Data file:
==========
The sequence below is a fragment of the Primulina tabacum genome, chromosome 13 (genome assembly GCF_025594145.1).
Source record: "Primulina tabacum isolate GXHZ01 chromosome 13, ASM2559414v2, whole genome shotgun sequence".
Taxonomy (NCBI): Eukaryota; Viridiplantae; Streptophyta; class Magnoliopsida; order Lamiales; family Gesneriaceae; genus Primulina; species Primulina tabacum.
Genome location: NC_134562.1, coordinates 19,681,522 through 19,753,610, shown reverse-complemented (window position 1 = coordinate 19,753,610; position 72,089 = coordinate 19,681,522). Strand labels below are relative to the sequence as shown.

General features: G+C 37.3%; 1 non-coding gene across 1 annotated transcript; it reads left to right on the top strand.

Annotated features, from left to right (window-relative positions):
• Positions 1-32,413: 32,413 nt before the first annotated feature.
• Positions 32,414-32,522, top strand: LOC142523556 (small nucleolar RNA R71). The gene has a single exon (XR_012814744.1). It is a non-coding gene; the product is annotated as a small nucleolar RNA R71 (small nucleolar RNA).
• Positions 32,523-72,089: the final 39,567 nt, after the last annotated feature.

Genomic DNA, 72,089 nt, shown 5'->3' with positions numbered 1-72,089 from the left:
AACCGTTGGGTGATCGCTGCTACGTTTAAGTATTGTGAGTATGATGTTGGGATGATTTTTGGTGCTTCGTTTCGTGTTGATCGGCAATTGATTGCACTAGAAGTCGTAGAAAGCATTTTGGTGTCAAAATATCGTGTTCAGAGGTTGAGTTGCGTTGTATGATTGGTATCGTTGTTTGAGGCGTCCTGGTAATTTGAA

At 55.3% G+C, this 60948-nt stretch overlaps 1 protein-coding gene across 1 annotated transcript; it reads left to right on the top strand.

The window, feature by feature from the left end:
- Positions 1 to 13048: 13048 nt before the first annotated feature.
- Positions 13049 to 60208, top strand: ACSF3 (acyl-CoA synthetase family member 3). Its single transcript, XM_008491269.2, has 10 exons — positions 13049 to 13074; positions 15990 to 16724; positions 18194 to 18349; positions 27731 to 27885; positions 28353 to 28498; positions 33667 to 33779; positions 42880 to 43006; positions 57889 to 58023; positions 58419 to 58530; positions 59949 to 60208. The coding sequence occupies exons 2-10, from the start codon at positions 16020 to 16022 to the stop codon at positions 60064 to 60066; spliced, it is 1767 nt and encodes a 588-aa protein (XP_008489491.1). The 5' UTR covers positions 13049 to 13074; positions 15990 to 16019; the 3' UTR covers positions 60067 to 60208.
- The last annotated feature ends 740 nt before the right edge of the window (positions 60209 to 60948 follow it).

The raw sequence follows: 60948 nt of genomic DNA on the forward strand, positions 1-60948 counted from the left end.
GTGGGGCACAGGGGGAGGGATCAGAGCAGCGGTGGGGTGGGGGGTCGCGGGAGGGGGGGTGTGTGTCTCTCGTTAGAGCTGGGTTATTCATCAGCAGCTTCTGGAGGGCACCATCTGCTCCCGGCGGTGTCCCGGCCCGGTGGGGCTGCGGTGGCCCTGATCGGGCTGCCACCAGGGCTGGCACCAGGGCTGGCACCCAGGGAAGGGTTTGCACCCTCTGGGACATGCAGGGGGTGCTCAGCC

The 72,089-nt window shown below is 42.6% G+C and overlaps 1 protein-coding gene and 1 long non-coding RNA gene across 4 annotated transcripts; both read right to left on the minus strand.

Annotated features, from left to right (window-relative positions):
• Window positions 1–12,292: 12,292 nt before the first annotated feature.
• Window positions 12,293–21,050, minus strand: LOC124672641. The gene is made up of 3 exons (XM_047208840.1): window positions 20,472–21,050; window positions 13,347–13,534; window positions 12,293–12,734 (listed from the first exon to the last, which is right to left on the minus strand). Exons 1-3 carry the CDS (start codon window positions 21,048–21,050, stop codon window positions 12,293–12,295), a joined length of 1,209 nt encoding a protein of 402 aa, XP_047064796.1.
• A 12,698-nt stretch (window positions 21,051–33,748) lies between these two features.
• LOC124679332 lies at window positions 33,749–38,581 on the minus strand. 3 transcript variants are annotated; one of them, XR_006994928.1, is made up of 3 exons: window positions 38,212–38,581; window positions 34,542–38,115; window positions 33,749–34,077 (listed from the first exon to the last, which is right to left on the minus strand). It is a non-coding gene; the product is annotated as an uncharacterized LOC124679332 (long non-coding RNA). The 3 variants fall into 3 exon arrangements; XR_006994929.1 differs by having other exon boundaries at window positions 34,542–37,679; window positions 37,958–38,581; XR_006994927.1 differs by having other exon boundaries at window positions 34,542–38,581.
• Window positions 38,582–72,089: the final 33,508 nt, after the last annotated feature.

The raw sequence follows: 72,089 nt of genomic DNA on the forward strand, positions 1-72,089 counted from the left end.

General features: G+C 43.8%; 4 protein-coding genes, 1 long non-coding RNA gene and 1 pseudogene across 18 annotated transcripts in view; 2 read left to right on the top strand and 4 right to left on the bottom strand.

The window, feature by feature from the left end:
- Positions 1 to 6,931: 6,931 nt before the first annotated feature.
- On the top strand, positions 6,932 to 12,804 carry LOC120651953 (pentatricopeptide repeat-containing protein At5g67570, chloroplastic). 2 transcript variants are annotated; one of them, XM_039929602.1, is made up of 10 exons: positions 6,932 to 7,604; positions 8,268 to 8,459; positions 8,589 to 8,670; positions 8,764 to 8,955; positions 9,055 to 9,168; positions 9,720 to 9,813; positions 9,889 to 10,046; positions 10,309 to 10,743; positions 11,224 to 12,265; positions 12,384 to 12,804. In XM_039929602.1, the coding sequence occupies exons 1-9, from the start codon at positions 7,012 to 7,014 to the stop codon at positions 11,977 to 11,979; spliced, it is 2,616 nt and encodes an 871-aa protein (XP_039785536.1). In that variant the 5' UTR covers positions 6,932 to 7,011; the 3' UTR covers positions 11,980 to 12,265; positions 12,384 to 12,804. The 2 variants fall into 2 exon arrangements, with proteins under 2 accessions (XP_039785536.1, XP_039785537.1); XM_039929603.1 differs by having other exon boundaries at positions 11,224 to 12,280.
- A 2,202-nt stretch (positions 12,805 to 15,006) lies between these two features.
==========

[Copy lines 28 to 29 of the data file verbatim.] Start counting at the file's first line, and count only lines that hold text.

The window, feature by feature from the left end:
- Positions 1 to 6,931: 6,931 nt before the first annotated feature.